How To Grow Your Digital Edition’s Readership

How To Grow Your Digital Edition's Readership

The proliferation of mobile devices provide a great opportunity for publishers and advertisers to leverage the strength of publications’ historical reader relationships and also attract new readers through digital editions. Today, publishers and advertisers have a portable, convenient way to connect with audience, enhance their experience via interactive content, and generate revenues in new ways that are more effective than traditional print media.

And while smartphone and tablet ownership is increasing rapidly, readers like having easy, instant access to digital publications and are spending more time with them. Publishers want readers to engage with their content,and they look for ways to drive readership. To reach the largest audiences, publishers have to consider all phases of the customer relationship, from the zero moment of truth and downloading of digital editions, to creating engaging experiences that keep them coming back.

If this is your aim– to grow a clan of hungry readers who will repeatedly share your content and convert into digital subscribers, here are five strategies from Zuora Managing Editor, Gabe Weisert to help you drive this acquisition.

1. Create non-commodified content.

This doesn’t mean having a consistent political slant. They recognise that they can’t compete with social networks in terms of aggregation, so they make sure to offer informed perspectives, strong arguments and compelling entertainment that readers can’t find anywhere else.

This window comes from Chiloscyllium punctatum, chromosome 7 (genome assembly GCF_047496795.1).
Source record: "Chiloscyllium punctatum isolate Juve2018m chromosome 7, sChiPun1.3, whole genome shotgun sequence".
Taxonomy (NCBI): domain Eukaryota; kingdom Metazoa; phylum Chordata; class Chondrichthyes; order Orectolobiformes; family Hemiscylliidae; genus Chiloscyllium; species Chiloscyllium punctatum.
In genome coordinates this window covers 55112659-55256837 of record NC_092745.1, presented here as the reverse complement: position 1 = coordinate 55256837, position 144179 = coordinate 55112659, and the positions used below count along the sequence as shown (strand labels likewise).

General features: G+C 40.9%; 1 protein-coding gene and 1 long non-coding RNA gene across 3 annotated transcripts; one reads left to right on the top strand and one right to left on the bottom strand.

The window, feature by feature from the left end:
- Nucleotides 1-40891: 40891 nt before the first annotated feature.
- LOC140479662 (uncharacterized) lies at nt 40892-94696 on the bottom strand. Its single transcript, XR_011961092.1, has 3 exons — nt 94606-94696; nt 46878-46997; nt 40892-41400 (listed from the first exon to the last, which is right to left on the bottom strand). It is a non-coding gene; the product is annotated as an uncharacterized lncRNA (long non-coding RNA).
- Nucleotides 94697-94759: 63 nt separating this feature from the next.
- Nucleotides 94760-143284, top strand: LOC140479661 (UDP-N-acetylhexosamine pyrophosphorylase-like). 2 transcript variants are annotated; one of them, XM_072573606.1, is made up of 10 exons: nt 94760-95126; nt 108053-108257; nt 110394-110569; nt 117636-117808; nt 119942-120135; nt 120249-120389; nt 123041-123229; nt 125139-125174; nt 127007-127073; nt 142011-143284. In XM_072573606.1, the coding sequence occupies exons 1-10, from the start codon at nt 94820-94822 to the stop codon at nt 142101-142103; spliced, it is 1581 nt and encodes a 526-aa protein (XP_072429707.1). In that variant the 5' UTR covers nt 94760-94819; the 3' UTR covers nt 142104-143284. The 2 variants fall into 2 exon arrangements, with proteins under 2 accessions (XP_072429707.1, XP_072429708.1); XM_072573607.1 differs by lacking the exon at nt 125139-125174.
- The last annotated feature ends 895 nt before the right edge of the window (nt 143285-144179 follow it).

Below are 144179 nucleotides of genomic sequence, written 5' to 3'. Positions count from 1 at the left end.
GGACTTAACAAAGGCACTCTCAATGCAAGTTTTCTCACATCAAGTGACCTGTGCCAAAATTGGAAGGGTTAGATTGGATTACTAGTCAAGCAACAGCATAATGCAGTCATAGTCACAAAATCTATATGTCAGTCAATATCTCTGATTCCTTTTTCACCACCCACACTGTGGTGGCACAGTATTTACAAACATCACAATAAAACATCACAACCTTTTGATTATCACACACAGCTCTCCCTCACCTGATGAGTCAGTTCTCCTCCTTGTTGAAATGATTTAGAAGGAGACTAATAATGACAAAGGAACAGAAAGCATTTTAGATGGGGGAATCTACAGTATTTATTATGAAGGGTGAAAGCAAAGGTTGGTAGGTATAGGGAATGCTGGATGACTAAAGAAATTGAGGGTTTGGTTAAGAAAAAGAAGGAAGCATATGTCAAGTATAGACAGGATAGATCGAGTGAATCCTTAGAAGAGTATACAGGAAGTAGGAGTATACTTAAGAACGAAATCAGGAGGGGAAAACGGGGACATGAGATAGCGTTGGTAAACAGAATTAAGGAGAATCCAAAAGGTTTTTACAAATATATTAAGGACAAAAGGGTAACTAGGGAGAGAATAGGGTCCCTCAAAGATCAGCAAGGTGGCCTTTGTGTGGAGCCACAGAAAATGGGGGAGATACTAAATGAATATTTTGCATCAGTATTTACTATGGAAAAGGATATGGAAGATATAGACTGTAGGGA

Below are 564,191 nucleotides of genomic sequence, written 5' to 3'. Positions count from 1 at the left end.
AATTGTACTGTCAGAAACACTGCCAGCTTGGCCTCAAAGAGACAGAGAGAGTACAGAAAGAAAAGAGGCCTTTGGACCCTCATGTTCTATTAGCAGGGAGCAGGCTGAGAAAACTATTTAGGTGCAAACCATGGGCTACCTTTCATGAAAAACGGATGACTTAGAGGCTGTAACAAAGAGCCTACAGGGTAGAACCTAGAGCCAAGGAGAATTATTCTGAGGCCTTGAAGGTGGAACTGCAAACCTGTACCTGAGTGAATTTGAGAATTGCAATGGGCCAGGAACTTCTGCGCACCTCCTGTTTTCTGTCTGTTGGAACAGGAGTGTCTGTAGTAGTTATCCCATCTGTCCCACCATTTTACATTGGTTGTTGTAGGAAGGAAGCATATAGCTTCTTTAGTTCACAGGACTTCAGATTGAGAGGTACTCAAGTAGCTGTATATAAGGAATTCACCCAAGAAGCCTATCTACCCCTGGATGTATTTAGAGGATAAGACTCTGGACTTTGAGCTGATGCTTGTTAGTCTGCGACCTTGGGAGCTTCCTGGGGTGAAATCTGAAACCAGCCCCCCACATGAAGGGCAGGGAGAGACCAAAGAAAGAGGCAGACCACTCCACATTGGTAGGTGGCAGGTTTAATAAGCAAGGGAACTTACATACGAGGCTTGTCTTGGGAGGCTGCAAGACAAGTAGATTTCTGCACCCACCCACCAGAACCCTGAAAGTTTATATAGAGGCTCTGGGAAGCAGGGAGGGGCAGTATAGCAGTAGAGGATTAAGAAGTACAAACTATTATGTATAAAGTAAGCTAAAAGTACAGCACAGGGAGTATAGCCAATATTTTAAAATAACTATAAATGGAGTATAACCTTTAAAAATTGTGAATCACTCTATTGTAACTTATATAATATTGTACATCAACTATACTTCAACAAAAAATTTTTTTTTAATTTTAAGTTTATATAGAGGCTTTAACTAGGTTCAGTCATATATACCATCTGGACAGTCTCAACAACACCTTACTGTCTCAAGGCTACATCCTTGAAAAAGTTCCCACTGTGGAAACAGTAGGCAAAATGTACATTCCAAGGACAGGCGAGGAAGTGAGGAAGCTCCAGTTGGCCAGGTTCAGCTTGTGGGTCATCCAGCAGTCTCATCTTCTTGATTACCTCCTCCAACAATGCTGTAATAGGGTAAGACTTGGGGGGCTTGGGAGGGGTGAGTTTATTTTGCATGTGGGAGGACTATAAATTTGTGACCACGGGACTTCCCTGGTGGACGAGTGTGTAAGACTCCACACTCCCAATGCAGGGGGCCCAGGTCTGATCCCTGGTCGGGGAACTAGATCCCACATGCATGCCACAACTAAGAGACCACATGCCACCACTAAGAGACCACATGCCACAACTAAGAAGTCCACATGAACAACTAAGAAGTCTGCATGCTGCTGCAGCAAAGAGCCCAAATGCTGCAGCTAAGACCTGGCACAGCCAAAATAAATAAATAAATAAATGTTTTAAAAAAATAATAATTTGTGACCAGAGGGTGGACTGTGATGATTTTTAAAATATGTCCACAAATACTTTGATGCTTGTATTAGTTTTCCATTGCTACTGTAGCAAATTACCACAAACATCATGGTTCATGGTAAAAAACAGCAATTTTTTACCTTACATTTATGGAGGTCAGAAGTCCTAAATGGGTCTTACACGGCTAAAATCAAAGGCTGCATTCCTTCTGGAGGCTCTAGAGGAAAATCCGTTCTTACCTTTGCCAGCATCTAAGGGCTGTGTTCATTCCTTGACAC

2. Study online behaviour with relentless curiosity.

Learn what time of day people read, how they browse (“lean back” versus “lean in”), which content consistently surfaces and why. As a result they can accommodate a broad spectrum of online reading habits and significantly improve conversion rates. John O’Donovan, CTO of the FT, told an audience in London last month that the newspaper has doubled some of their sales funnels with relatively minor adjustments to its user flow. Data scientists are the new publishers.

3. Bundle additional services sensibly.

Whether its mobile sports video highlights or free music streams, they make smart choices about which additional services actually enhance the reader experience, as opposed to being simple perks. News UK made a considered decision to partner with Spotify because lots of people like to listen to music while they read, and most journalists love music and are happy to contribute playlists. It was a natural fit.

4. Tilt revenue balance away from advertising and towards content.

The FT actually makes most of its money from content, essentially flipping the modern newspaper business model on its head. But this has benefits on the advertising side as well. The greater behavioural and demographic insight that comes with membership plans and paywalls helps newspapers move away from empty calories like slideshow page views towards more valuable engagement metrics like time spent.

5. Along with dozens of other industries, recognise the increasing importance of live events.

The Guardian is a pioneer in this category – or at least it will be when its event space opens in 2016. Membership access to TED-style forums, celebrity speakers, music concerts and Mediterranean cruises is one way to broaden the subscription experience and connect like-minded readers.

Read  full article on Zuora Academy.

Digital magazines are completely different from print media, giving readers an enhanced online content experience. This shake-up has already reached publishers’ doors. And it’s high time for you to learn more about the new opportunities brought in by the proliferation of mobile and tablet devices. You don’t have to crawl your way alone, Realview can help!